What would happen if you did this?  Simple… you would have more new patients.

  1. Work with a manager who understands the numbers, who understands sales management, and who understands marketing. 

Ten years ago you needed a practice manager who would keep the diaries full, keep the staff happy, have the cupboards stocked with materials, and get everybody paid by the end the month. Today, you need a manager who can help you run a business, someone who can cover all the bases. You need: monthly management data to allow you to have financial command and control, HR compliance, sales management, marketing management as well as a process-driven operation. Some existing managers have been over-promoted and, good as they are at running the operational side, they simply don’t have the skill set to manage the rest. It goes without saying that unless you take on the rest of the tasks and give up your evenings and weekends to do them, lack of good management support will be holding your practice back.

What would happen if you did this? First up you would build a practice with a system for everything, so you could relax about whether things were getting done and then, secondly, you would have the infrastructure in place to grow.

  1. Find out whether your practice is growing or shrinking. 

I’m not talking about gross fees or profits, I’m talking about active patients. How many patients have visited your practice in the last 24 months? Measure this every month and graph the numbers to demonstrate the trends. This will truly tell you whether your practice is growing or shrinking.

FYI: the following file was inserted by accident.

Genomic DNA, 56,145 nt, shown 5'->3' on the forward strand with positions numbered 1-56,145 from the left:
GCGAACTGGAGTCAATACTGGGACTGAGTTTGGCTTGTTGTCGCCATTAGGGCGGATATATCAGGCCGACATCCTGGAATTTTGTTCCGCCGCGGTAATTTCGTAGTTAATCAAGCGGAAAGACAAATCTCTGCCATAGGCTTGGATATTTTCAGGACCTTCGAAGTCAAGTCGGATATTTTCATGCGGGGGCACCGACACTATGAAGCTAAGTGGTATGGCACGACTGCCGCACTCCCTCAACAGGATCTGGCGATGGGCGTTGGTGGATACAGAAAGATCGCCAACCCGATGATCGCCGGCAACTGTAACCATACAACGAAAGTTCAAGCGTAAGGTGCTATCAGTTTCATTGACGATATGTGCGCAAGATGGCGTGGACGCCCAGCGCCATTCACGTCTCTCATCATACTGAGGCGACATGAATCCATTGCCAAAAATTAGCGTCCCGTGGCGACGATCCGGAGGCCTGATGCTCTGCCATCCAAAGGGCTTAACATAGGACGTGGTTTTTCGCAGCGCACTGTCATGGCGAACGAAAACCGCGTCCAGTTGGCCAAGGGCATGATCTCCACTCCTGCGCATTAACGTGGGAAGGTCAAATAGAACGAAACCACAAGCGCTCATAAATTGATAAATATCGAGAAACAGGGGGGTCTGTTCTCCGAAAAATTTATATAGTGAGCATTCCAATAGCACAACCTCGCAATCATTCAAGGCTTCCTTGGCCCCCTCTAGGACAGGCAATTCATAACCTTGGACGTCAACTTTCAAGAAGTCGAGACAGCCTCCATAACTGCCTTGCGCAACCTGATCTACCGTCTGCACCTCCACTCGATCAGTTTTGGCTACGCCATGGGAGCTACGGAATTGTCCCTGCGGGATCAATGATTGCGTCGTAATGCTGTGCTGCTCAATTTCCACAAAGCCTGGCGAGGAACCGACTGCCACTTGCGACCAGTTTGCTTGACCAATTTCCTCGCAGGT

What would happen if you did this? Well, if your practice is growing, great! But, is it growing fast enough? If it’s flat lining or shrinking, then you know you have to build a plan to grow.  A growing patient base needs more resources, and knowing your rate of growth will help you plan additional resources in terms of more clinical time/more clinicians. It might even tell you when you will need to move your practice to bigger premises!

  1. Have a practice development plan. 

Nearly all the practice owners I meet are simply getting what they are getting because they have no plan to do anything different. They may have a wish list somewhere, but no hope of implementing it. Businesses simply can’t stand still, and usually the effect of not having and implementing a growth plan is that your practice shrinks a little.

Having a plan for 2016 or for the next three, five or 10 years will let you sleep better. Instead of reacting to your competition, you get to lead the way, and your competition gets to react to your practice. There’s no shortage of opportunity, but a real shortage of practice owners taking advantage of it.

What would happen if you did this? You will know what you are shooting for and why, your practice will grow and develop, your asset will become more valuable and your job satisfaction will increase!

If you need some help achieving any or all of these five critical tasks, I’d love to help. You can reach me at coach@erikatrimble.com